In a new study from Kaiser Permanente Washington, researchers found adults who needed to track their blood pressure regularly to confirm or refute a hypertension diagnosis preferred monitoring blood pressure at home versus at a clinic, kiosk or with a 24-hour wearable device.
According to the American Heart Association, about 1 of every 2 of U.S. adults has high blood pressure, or hypertension. More than one in three adults with high blood pressure might not know they have it.
High blood pressure is defined as having a systolic pressure (the top number in a reading) of 130 mm Hg or higher, or a diastolic pressure (the bottom number) of 80 mm Hg or higher.
24-hour ambulatory blood pressure monitoring devices, worn day and night to take continuous blood pressure readings, are generally considered the “gold standard” for out-of-office measurement to determine a diagnosis of high blood pressure.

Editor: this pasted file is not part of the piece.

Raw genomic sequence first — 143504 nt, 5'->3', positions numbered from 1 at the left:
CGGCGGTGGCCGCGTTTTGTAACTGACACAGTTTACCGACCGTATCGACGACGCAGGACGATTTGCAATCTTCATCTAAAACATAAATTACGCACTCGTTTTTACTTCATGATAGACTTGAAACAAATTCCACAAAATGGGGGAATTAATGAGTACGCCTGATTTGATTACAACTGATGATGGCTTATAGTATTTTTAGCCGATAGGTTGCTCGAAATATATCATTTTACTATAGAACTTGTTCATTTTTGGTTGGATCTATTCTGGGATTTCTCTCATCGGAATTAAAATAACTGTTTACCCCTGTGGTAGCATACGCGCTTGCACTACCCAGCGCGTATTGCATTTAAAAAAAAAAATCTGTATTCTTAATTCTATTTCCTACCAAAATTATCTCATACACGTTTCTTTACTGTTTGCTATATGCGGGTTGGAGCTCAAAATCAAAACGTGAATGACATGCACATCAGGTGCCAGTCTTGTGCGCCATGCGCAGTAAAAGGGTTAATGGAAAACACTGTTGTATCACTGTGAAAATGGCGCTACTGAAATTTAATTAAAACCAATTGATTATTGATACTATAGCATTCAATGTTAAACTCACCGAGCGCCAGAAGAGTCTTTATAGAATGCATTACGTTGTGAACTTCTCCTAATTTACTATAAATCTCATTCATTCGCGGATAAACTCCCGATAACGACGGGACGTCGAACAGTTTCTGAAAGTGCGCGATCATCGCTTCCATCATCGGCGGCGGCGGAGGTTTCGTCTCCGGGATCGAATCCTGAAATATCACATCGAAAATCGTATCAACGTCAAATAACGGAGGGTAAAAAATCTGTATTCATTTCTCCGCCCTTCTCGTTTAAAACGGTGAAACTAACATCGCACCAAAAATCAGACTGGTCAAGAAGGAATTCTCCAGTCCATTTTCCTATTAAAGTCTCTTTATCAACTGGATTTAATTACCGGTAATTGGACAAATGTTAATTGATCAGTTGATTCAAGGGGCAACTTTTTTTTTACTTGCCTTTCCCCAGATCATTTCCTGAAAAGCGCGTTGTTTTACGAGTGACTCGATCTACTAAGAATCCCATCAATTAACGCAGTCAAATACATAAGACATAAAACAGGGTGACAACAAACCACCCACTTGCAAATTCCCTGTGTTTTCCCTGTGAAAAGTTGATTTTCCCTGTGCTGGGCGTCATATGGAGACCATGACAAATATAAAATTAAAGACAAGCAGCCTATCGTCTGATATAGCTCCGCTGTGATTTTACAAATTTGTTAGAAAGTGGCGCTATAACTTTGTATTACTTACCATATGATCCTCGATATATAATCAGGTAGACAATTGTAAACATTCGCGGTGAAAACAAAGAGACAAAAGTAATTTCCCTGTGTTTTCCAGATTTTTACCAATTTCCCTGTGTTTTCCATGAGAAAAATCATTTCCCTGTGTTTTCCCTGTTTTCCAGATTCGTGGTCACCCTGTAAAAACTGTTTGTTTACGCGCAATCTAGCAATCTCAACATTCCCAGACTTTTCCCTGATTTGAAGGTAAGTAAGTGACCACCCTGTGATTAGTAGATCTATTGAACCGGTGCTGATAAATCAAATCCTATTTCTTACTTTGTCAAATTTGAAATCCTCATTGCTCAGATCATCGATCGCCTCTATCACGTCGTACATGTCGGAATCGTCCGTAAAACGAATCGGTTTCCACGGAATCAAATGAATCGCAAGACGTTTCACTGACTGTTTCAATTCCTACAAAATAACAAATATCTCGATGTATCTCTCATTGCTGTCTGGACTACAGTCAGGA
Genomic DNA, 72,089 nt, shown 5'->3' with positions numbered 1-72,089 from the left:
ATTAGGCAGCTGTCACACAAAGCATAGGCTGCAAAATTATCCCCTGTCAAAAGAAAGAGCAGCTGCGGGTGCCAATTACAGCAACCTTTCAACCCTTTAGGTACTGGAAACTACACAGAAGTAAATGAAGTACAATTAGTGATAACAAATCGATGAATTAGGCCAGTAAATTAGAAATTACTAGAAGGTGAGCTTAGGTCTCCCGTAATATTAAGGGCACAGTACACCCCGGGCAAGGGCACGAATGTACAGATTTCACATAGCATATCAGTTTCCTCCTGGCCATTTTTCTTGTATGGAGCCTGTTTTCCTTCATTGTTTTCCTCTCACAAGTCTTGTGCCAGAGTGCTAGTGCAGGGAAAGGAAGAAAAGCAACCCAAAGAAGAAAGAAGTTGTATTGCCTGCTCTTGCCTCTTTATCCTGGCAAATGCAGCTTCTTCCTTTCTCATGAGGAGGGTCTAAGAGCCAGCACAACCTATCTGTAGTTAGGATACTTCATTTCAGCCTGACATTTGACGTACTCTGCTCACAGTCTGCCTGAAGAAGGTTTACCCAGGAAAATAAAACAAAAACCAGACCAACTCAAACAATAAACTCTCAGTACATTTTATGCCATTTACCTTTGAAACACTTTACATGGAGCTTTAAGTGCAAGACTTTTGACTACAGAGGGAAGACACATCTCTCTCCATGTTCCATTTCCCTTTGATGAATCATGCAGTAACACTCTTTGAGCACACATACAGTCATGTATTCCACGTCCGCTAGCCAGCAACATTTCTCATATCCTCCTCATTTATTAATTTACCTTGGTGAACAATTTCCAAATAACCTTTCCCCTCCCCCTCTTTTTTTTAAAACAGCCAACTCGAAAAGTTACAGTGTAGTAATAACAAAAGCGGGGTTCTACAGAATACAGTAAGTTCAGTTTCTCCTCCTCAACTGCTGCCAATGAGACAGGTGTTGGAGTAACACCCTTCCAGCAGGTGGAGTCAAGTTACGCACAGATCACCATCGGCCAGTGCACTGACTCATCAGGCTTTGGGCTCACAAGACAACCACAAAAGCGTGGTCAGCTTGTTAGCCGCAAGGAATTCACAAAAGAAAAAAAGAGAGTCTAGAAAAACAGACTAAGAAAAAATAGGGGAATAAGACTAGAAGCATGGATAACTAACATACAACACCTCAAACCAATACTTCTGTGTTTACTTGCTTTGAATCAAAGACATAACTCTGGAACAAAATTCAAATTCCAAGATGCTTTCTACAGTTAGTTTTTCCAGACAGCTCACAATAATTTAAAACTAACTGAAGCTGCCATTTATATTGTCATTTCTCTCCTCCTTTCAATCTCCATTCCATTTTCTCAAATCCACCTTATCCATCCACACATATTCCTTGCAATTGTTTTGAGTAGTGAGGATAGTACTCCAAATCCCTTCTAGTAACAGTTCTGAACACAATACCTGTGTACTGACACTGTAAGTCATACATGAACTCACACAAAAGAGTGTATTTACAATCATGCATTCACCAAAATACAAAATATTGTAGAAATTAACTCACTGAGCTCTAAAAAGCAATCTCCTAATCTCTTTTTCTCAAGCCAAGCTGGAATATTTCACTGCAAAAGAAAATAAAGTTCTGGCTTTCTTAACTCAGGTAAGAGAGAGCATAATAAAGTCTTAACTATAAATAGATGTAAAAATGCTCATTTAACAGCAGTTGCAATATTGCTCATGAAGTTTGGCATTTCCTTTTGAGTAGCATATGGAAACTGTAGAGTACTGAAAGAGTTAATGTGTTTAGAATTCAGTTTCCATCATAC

However, blood pressure measured on a home device, with a traditional blood pressure arm cuff, can be a more practical and convenient approach.
In the study, the team examined adherence and acceptability of different blood pressure measuring methods among 510 adults who had elevated blood pressure yet had not been diagnosed with high blood pressure.
Participants were randomly assigned to one of three groups for determining a new diagnosis of hypertension: clinic measurements, home monitoring or kiosk blood pressure monitoring.
Researchers found overall acceptability was highest for the at-home group, followed by the clinic and kiosk groups. 24-hour ambulatory blood pressure monitoring was the least acceptable option.
Participants were least likely to adhere to the monitoring regimen in the kiosk group.
Adherence was more than 90% among those in the home testing group; more than 87% in the clinic group; nearly 68% in the kiosk group; and 91% for 24-hour ambulatory monitoring among all participants.
The team says home blood pressure monitoring was the most preferred option because it was convenient, easy to do, did not disturb their daily personal or work routine as much, and was perceived as accurate.
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The study was presented at the American Heart Association’s Hypertension Scientific Sessions 2021. One author of the study is Beverly Green, M.D., M.P.H.
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